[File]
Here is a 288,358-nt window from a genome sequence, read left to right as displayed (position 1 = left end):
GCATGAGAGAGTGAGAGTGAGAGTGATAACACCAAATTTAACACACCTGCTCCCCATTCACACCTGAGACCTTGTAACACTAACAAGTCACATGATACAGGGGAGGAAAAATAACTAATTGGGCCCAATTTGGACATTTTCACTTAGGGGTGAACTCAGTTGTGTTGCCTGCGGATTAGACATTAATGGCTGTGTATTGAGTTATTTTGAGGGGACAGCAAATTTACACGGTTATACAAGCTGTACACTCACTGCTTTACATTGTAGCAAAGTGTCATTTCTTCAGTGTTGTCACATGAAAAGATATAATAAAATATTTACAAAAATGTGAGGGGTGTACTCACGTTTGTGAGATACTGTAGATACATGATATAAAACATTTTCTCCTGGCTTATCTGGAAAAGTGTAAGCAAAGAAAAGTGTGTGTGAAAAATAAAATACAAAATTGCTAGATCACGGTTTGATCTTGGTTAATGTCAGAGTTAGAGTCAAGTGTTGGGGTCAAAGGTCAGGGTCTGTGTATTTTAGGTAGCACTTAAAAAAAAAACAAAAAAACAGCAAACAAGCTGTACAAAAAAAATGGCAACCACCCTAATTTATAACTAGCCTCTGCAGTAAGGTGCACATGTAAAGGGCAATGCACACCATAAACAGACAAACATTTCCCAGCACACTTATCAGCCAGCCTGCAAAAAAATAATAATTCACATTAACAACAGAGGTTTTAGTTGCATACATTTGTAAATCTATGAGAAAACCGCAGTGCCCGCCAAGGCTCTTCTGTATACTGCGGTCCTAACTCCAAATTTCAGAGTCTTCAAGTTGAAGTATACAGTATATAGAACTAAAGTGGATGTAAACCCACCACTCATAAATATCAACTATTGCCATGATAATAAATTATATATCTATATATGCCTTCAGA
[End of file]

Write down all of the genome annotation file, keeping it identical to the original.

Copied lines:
Here is a 288,358-nt window from a genome sequence, read left to right as displayed (position 1 = left end):
GCATGAGAGAGTGAGAGTGAGAGTGATAACACCAAATTTAACACACCTGCTCCCCATTCACACCTGAGACCTTGTAACACTAACAAGTCACATGATACAGGGGAGGAAAAATAACTAATTGGGCCCAATTTGGACATTTTCACTTAGGGGTGAACTCAGTTGTGTTGCCTGCGGATTAGACATTAATGGCTGTGTATTGAGTTATTTTGAGGGGACAGCAAATTTACACGGTTATACAAGCTGTACACTCACTGCTTTACATTGTAGCAAAGTGTCATTTCTTCAGTGTTGTCACATGAAAAGATATAATAAAATATTTACAAAAATGTGAGGGGTGTACTCACGTTTGTGAGATACTGTAGATACATGATATAAAACATTTTCTCCTGGCTTATCTGGAAAAGTGTAAGCAAAGAAAAGTGTGTGTGAAAAATAAAATACAAAATTGCTAGATCACGGTTTGATCTTGGTTAATGTCAGAGTTAGAGTCAAGTGTTGGGGTCAAAGGTCAGGGTCTGTGTATTTTAGGTAGCACTTAAAAAAAAAACAAAAAAACAGCAAACAAGCTGTACAAAAAAAATGGCAACCACCCTAATTTATAACTAGCCTCTGCAGTAAGGTGCACATGTAAAGGGCAATGCACACCATAAACAGACAAACATTTCCCAGCACACTTATCAGCCAGCCTGCAAAAAAATAATAATTCACATTAACAACAGAGGTTTTAGTTGCATACATTTGTAAATCTATGAGAAAACCGCAGTGCCCGCCAAGGCTCTTCTGTATACTGCGGTCCTAACTCCAAATTTCAGAGTCTTCAAGTTGAAGTATACAGTATATAGAACTAAAGTGGATGTAAACCCACCACTCATAAATATCAACTATTGCCATGATAATAAATTATATATCTATATATGCCTTCAGA